Third floor of Bratislava Castle became a temporary home to works of Martin Benka
Martin Benka was a Slovak Modernist painter who laid the foundations for the Slovak culture of painting. He was an interesting “renaissance man” with universal artistic interests in visual arts, music and even literature.
The artist coming from lowlands Záhorie region travelled round Europe, however Slovak northern mountainous regions grew on him. The author’s nonrecurrent manuscript he developed sensitively reflects pictures of Slovak nature.
Martin Benka dedicated his life to the aesthetics and cultivation of the Slovak environment. He was a lover of Mozart and Beethoven, a skilled painter, graphic artist and designer. The exhibition on the occasion of the 130th anniversary of the artist’s birth presents many aspects of his personality and diverse work.
In addition to painting and drawing, he also devoted himself to graphics and music. In his studio, he founded string quartets with friends and organized chamber concerts. An interesting feature in his design work are square “cubist” violins evoking free inspirations from Slovak folk ornaments. He created thirteen of them in total.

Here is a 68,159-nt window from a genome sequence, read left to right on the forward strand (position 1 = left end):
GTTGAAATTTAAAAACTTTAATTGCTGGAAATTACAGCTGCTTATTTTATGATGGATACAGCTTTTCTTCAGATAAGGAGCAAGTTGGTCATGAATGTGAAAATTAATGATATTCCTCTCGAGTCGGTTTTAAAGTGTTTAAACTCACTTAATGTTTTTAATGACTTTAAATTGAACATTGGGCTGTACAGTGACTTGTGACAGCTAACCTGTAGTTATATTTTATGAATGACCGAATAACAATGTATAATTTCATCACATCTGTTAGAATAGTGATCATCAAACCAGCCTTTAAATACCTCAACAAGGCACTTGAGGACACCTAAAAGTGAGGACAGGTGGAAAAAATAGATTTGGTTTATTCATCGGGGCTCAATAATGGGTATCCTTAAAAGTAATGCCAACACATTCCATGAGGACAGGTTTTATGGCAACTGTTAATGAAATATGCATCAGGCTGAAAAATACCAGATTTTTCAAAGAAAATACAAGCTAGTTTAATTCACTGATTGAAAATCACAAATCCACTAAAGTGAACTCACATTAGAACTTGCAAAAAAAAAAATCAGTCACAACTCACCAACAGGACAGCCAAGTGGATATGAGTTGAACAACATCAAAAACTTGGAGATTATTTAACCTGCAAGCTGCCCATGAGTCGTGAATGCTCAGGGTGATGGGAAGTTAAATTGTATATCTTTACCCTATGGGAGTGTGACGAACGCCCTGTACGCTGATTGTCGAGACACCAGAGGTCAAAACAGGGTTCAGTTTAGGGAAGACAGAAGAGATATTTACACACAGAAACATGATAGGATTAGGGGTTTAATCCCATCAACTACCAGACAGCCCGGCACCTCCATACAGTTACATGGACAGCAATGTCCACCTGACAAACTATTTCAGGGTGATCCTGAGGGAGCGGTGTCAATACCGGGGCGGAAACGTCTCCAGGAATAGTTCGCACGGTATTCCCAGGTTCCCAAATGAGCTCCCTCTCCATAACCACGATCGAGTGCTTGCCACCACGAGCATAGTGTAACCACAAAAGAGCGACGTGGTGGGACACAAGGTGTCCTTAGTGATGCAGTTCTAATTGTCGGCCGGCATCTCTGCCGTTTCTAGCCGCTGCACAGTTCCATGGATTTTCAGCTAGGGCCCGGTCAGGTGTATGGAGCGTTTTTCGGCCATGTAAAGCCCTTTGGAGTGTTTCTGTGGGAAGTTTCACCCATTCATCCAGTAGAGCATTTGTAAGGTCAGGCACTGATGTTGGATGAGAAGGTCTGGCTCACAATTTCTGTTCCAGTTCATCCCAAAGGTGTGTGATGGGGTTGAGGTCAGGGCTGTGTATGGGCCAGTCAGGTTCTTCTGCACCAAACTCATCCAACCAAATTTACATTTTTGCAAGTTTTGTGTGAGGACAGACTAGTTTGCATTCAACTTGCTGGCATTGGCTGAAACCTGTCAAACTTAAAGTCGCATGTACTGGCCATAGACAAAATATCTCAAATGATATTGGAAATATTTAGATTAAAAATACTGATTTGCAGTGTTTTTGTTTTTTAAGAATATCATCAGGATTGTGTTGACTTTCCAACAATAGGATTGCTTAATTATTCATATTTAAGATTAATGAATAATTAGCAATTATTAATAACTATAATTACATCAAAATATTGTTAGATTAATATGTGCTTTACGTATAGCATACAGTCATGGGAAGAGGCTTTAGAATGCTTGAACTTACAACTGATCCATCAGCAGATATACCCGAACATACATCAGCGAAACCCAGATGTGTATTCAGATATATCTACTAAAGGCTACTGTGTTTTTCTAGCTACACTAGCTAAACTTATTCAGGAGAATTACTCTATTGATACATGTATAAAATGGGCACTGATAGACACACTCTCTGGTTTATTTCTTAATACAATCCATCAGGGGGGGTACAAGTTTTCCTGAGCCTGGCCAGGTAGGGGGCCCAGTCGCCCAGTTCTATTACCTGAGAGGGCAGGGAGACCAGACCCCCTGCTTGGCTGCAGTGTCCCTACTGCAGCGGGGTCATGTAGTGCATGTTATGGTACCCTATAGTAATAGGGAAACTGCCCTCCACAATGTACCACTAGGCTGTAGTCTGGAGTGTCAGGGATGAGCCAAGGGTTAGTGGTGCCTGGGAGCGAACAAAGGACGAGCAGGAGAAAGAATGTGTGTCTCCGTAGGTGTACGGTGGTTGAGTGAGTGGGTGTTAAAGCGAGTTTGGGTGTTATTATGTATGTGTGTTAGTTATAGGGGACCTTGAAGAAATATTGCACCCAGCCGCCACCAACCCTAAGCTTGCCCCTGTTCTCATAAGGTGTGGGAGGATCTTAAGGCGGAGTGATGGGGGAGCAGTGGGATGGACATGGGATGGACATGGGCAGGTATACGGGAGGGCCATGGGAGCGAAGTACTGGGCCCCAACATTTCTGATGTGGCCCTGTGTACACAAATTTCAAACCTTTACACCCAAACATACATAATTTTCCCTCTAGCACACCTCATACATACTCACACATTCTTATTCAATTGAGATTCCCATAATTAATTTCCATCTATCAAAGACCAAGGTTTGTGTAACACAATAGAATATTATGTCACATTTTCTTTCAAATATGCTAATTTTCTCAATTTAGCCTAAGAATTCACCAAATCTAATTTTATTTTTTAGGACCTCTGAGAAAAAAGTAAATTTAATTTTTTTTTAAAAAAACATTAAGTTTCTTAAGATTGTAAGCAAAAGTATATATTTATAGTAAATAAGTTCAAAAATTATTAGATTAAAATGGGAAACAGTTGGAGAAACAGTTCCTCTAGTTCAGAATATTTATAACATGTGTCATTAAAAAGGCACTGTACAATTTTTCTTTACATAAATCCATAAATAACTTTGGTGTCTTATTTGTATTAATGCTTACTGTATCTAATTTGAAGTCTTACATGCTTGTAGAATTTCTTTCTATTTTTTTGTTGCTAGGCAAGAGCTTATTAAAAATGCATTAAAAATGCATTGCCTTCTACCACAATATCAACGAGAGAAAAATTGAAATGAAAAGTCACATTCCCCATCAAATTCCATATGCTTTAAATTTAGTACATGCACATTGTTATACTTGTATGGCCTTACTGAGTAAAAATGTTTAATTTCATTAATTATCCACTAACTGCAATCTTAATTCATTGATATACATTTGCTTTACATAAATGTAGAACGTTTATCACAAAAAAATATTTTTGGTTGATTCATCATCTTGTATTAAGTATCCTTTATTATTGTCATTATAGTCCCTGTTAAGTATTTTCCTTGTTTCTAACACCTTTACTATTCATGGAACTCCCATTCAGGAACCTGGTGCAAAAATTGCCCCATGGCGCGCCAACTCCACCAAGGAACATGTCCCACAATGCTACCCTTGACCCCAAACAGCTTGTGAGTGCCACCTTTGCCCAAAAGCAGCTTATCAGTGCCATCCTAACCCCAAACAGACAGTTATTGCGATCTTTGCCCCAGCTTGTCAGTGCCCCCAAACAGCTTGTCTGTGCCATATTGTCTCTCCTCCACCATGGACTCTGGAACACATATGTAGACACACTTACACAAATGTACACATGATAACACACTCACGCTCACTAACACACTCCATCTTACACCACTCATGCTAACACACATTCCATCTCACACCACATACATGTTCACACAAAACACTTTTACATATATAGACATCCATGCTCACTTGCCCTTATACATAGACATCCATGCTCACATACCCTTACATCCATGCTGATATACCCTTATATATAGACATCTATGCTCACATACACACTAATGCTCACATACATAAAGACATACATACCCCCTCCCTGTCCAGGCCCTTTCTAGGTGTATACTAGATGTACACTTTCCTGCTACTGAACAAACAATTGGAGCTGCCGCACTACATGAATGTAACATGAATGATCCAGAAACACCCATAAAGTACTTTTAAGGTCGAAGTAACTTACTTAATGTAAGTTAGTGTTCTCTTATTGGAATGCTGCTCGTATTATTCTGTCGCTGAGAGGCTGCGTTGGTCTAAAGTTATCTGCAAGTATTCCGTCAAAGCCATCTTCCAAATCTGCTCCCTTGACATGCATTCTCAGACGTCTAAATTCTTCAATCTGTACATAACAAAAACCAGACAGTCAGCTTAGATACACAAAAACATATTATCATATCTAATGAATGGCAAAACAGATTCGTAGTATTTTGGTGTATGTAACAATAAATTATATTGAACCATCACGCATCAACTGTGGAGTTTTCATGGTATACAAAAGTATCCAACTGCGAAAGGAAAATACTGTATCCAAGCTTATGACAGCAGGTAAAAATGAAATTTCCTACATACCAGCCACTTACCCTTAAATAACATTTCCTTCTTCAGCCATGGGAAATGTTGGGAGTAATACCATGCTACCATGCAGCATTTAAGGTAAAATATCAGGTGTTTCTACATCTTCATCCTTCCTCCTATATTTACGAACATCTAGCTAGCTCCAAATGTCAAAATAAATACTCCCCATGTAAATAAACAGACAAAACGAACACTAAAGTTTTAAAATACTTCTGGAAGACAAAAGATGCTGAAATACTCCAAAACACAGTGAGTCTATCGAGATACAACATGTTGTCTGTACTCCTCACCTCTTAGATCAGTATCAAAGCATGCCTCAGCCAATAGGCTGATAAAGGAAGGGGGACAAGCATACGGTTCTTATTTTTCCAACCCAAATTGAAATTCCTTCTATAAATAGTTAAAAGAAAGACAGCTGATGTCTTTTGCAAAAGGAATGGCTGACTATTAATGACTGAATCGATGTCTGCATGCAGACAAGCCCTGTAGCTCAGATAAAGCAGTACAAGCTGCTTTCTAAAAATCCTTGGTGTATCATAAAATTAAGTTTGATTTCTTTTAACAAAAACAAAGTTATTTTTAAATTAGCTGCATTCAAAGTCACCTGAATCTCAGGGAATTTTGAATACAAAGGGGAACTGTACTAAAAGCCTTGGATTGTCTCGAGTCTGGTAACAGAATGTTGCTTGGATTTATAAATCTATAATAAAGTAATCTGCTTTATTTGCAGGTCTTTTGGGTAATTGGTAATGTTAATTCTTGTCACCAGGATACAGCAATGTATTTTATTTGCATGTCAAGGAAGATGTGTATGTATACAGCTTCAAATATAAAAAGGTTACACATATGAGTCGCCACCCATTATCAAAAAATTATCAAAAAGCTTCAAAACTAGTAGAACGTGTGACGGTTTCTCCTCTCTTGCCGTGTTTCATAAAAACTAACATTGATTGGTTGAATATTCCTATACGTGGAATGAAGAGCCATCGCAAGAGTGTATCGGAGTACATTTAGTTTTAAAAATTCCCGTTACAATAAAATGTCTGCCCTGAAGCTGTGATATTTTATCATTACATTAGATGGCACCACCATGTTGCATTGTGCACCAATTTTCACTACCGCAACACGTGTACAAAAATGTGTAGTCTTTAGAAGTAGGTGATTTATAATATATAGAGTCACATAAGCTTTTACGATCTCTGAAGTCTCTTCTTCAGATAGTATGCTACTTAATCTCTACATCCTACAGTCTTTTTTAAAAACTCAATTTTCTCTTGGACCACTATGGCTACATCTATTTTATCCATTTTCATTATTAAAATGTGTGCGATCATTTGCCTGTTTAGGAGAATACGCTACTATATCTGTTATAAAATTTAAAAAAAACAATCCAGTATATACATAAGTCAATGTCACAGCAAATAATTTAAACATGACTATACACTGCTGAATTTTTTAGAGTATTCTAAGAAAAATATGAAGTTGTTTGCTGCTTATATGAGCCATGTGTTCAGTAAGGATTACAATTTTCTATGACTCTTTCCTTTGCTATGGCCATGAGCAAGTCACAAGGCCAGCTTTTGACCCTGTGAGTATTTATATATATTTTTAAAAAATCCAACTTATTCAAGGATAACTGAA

He designed book illustrations, stamps, exlibris, sgraffito, banknotes, and last but not least, he made several font designs. In typography, he combined elements from folk art, ornaments and, of course, his favorite nature. Having written memoirs and travel sketches, only in recent years has Benka’s authorial writings been given due attention.
As Martin Benka said himself: “I would say that I have managed to capture the face of Slovakia in a kind of synthesis of people and mountains. I think about my mountains whenever the music of Beethoven and Mozart resounds in my studio in Martin. Sometimes I take my own violin or sit down by the cimbalom. With each strike on the strings, I praise the vastness of our land, the power of our people and the poetry of our eternally mysterious mountains.”
In March 1960, Martin Benka (1888–1971) donated a substantial part of his collection of around 5,200 works of art, correspondence and a library to the Czechoslovak state, and subsequently came under the administration of the Slovak National Museum. In his last will, he bequeathed the rest of his estate to the state, in addition to artefacts and the furnishings of his studio house in Martin, a larger town in the north of Slovakia. It was here in 1972 where the Slovak National Museums in Martin opened the Martin Benka Museum.